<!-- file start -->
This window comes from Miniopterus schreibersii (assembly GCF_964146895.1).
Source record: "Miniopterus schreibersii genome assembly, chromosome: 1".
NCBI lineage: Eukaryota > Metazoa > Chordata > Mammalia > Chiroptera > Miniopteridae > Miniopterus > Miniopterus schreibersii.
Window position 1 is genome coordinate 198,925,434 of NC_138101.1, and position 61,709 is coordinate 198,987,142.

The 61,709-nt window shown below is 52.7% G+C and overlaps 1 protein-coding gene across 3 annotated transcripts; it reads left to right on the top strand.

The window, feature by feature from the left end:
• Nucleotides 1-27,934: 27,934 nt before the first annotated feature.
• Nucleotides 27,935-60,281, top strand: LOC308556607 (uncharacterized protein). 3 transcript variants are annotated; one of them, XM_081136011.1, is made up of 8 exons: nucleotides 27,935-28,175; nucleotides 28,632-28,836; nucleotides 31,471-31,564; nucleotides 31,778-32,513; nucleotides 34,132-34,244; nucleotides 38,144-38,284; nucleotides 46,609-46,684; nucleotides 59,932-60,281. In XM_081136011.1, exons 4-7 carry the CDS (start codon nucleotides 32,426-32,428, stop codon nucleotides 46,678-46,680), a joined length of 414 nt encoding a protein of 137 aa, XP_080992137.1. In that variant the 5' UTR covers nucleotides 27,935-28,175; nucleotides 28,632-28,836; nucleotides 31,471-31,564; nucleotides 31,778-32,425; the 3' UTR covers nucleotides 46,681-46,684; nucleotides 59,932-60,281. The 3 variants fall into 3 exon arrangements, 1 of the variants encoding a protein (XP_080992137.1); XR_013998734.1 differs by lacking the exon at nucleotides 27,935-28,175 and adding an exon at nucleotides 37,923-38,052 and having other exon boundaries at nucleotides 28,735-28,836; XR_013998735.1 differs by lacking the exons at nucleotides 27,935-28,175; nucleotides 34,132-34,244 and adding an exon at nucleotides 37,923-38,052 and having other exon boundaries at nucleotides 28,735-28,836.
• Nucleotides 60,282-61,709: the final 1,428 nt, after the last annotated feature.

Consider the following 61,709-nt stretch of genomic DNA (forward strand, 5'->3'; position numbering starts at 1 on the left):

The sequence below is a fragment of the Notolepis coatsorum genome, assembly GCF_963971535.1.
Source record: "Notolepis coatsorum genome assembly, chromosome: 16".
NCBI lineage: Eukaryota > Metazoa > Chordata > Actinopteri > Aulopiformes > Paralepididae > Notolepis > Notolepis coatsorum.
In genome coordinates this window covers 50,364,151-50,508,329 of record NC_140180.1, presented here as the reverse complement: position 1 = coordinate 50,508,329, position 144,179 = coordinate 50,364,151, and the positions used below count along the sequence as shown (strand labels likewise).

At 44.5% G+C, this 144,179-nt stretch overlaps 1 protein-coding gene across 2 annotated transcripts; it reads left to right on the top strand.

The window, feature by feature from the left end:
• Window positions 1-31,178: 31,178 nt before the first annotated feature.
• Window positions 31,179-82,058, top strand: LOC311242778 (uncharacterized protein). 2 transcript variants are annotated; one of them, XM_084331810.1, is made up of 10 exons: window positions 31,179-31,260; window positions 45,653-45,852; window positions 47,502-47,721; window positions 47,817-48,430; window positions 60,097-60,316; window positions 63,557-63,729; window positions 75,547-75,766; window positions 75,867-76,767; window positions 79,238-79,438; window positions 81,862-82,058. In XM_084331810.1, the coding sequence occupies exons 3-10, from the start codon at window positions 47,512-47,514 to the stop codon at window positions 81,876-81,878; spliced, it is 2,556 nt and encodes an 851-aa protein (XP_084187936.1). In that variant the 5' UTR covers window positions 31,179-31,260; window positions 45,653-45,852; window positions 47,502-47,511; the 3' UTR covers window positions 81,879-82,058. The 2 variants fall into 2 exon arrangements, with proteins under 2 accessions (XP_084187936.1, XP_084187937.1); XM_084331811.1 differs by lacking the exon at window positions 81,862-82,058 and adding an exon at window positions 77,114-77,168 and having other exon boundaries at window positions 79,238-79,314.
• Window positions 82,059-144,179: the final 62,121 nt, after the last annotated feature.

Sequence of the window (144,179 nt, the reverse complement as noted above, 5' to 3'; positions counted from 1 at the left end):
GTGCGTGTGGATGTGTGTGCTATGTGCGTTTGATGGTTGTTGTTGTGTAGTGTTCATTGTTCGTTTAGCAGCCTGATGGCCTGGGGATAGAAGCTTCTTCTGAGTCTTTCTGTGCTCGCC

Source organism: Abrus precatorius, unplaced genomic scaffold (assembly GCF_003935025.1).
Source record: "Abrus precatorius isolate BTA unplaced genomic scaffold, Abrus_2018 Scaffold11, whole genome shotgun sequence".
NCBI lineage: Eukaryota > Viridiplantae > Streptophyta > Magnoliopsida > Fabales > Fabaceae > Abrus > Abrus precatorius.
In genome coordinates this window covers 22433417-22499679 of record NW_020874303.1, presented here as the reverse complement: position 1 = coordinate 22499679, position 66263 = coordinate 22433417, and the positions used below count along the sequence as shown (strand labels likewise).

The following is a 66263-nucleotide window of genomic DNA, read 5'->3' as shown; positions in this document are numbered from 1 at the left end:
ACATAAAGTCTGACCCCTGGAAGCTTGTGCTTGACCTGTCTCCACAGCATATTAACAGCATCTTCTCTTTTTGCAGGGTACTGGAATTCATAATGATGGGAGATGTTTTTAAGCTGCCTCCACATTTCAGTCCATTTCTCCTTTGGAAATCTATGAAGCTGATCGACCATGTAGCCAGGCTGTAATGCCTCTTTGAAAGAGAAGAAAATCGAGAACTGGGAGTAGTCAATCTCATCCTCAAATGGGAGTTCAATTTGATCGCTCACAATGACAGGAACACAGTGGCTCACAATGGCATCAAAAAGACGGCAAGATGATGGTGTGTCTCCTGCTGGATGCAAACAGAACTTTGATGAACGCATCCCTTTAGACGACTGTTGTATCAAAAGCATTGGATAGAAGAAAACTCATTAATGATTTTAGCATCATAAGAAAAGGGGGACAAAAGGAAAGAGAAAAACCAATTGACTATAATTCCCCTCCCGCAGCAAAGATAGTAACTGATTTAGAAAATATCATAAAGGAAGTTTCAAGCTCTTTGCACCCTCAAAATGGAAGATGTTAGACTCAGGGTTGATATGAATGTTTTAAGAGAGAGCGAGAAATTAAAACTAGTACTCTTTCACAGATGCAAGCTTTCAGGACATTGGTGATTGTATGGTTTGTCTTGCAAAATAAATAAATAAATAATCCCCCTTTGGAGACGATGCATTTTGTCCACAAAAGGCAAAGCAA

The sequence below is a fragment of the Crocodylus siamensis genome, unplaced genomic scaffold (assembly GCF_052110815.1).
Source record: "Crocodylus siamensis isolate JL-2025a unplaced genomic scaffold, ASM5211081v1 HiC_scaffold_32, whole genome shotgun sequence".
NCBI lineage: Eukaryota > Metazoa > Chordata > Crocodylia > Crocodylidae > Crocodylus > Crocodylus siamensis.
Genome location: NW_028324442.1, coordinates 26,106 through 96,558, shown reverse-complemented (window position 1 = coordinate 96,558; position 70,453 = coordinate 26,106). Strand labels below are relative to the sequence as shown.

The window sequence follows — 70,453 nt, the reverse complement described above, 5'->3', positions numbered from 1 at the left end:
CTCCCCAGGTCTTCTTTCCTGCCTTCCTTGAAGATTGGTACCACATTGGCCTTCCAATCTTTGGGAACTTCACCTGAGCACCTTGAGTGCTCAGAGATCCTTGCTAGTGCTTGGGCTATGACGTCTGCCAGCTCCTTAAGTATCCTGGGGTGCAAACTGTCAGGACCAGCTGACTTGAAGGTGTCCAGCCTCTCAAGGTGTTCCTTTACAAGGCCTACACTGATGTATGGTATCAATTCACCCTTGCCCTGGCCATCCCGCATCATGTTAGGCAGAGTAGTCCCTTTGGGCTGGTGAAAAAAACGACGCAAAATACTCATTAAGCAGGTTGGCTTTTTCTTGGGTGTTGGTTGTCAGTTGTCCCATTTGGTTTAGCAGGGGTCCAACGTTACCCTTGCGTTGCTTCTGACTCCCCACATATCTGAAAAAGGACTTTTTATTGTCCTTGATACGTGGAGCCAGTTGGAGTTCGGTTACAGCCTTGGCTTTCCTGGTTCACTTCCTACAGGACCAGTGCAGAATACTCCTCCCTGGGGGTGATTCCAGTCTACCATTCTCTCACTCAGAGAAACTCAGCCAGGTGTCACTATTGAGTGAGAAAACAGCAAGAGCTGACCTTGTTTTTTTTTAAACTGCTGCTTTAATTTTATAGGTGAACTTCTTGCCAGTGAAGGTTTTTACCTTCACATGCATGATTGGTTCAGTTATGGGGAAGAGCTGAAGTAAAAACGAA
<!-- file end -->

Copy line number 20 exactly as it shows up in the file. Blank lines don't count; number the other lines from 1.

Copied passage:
Sequence of the window (144,179 nt, the reverse complement as noted above, 5' to 3'; positions counted from 1 at the left end):